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Home > Columns > Ross Robertson > May, 2005 - Get With It
by Ross Robertson

Get With It by Ross Robertson


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We humans are linguistic creatures. Much of the quality of our experience is dictated by the language we use to process input. This, in turn, dictates the quality of our action. Aikido is itself a kind of language, and we can find some useful insights if we look at it in terms of linguistic structures. For this article, I'm going to be focusing on the prepositional nature of aikido.

Prepositions, as you no doubt remember, are those words which describe spatial relationships between objects, and may also indicate relative direction of movement or energy flow. It makes a difference if you take candy from a baby, or take candy to a baby. It matters if you throw a rock to me, or throw a rock at me.

With good aikido, everything becomes more and more with. You can certainly do things to your partner -- you can twist their arm, you can lock their joints, throw them, pin them, etc. And without a doubt this is how much of our training proceeds. And yet there is a tremendous shift in the dynamic as soon as we give up trying to do anything to them at all. Once we decide to abandon our addiction to controlling others, we are free to focus on that which really matters: controlling ourselves.

In order to do this, we must be moving with the energy around us. We must fit in with our surroundings. We cannot always control what our attacker is doing, but we usually can control our ability to work with a situation. In practical terms, it amounts to identifying a force, opening to it, joining with it, and eventually letting it go after it has reached a grounded state. My attacker punches at me, but I move and punch with my attacker. We punch together, in the same general direction, towards a mutually safe open space. My attacker pushes at me, and I turn and push with my attacker. My attacker grabs and pulls me into them, I relax and enter toward them, finding appropriate openings to fit into. My attacker holds me and tries to immobilize me, I relax and stand still, just being with them.

The paradox is that if I do these things properly, control with the attacker results. Once we are joined, once we are really working together, I can steer the situation toward favorable conclusions. Moreover, as the dynamic unfolds, and particularly if the attacker is very persistent, things will happen that may look exactly as if I were doing things to them. An arm may twist, joints may lock, they may fall down or flip themselves through the air. Yet I am not doing these things to them. And just as essential, I am not forcing them to do these things to themselves. All I am really doing is moving with them, in balance, and toward balance.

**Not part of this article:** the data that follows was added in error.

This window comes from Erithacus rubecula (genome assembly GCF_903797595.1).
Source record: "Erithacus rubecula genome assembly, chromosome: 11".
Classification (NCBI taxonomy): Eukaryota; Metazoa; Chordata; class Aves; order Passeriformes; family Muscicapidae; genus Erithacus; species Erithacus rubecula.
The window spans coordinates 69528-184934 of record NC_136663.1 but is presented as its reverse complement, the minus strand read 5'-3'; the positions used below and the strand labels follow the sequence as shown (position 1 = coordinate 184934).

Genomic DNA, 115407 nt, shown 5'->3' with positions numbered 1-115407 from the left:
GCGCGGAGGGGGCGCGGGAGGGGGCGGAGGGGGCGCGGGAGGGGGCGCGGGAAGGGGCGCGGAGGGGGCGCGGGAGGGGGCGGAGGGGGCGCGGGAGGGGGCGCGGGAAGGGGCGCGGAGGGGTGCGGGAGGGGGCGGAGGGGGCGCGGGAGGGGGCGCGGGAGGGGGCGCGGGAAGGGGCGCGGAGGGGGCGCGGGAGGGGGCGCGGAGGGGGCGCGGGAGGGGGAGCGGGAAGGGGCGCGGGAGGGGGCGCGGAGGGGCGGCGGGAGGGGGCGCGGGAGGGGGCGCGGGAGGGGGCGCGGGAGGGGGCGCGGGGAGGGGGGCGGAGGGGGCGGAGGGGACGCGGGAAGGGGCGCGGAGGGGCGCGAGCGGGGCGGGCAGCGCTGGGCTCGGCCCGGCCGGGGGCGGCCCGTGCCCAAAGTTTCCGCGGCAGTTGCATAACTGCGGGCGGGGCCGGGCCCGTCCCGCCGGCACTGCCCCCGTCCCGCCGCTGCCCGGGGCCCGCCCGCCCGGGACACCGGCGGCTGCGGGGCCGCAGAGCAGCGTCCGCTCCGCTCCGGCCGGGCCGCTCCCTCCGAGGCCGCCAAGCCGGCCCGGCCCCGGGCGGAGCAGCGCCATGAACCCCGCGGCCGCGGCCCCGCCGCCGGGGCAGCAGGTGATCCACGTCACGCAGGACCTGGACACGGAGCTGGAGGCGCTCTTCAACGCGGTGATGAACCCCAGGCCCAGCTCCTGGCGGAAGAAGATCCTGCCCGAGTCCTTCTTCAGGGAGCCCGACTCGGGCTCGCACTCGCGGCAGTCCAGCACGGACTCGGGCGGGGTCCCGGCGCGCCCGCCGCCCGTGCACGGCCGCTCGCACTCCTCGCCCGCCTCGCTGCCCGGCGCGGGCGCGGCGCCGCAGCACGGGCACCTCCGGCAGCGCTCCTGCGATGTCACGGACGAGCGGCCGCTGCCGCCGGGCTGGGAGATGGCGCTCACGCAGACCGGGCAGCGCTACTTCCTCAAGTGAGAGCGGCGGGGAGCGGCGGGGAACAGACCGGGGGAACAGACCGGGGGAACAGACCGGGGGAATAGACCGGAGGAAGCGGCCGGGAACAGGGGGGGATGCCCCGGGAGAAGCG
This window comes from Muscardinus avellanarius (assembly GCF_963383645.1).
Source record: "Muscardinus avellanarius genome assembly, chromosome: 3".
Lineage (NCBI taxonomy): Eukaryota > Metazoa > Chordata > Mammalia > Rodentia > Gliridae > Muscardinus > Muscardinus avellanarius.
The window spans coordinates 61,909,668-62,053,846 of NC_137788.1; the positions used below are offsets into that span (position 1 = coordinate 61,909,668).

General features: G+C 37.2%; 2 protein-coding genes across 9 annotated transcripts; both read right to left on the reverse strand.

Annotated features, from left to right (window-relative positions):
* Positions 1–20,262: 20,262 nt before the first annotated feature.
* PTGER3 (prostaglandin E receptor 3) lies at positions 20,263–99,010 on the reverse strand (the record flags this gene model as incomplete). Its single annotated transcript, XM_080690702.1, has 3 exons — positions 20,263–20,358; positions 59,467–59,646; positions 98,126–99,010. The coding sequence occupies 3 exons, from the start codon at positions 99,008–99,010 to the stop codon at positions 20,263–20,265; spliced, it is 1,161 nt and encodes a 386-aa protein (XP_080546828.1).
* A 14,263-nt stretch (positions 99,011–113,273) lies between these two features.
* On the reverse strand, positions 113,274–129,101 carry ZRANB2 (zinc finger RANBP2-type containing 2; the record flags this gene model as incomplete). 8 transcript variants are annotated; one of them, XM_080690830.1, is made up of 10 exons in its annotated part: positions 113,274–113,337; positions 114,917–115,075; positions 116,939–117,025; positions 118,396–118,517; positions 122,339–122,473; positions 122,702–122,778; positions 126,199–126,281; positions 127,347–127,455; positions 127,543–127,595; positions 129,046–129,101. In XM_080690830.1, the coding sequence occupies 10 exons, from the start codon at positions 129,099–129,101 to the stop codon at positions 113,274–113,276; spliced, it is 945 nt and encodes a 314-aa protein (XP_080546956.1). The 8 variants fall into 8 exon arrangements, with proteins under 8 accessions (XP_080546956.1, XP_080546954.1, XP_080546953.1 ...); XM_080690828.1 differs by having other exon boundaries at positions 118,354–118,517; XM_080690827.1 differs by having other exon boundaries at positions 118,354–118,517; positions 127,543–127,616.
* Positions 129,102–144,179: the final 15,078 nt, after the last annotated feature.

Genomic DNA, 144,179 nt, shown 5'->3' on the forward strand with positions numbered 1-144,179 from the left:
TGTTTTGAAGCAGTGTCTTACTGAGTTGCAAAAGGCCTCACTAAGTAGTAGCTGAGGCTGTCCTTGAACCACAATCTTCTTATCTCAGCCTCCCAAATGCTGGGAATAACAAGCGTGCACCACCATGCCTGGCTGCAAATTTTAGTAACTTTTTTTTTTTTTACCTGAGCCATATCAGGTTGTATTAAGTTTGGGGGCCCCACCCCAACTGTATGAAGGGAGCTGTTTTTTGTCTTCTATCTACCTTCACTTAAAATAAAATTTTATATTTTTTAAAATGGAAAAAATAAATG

Certainly other prepositions may be brought into play along the way. In order to steer the flow of energy I may indeed have to do something to something to direct the course. The analogy of driving a car may serve. I do small things to the system that is the car: I press on the gas pedal, I apply the brakes, I turn the steering wheel, perhaps I shift the gears. But even here I'm working with the design and harmony of the system. Imagine instead if I were to push the car to make it go, pull with all my might to make it stop, or try to manipulate the front tires directly to make a turn. Theoretically it could be done, but it is more likely that the system will get out of control, and I may get run over in the process.

Finally, it's important to point out that no matter how with it we are, we are likely to find that we need an appropriate exit strategy. We move out of with to from. We let our partners move away from us, we free ourselves from an attempted immobilization, we let go and walk away from a pin.

Still, during the period of engagement, working with the system is the defining characteristic of aikido.* Regardless of combat and self-defense, we generally experience many things that seem beyond our control. Whenever we ask, despairingly, "Why is this happening to me?" we experience life from the victim's point of view. If we can change our language on a deep level, and say instead, "Well, this is quite the situation I've gotten myself into, I wonder how I can work with it?" then we may begin to focus on opportunities presented by the crisis itself.

Inevitably there will still be many situations where we must exert a superior force or skill to prevail. But even then, the discipline of working with can help us assess how best to use force appropriately, and recognize when the situation has changed such that equilibrium and flow are again possible.

After all, aikido is not about negating force, but about working with it.


* How can we reconcile this with the knowledge that terrible things occur when we go along with oppressive social systems? How can we make sure that these strategies are not used to justify the actions of, for example, Nazi collaborators during WWII? Must we abandon the path of aikido if we find ourselves a part of a system that must rationally and sanely be opposed?


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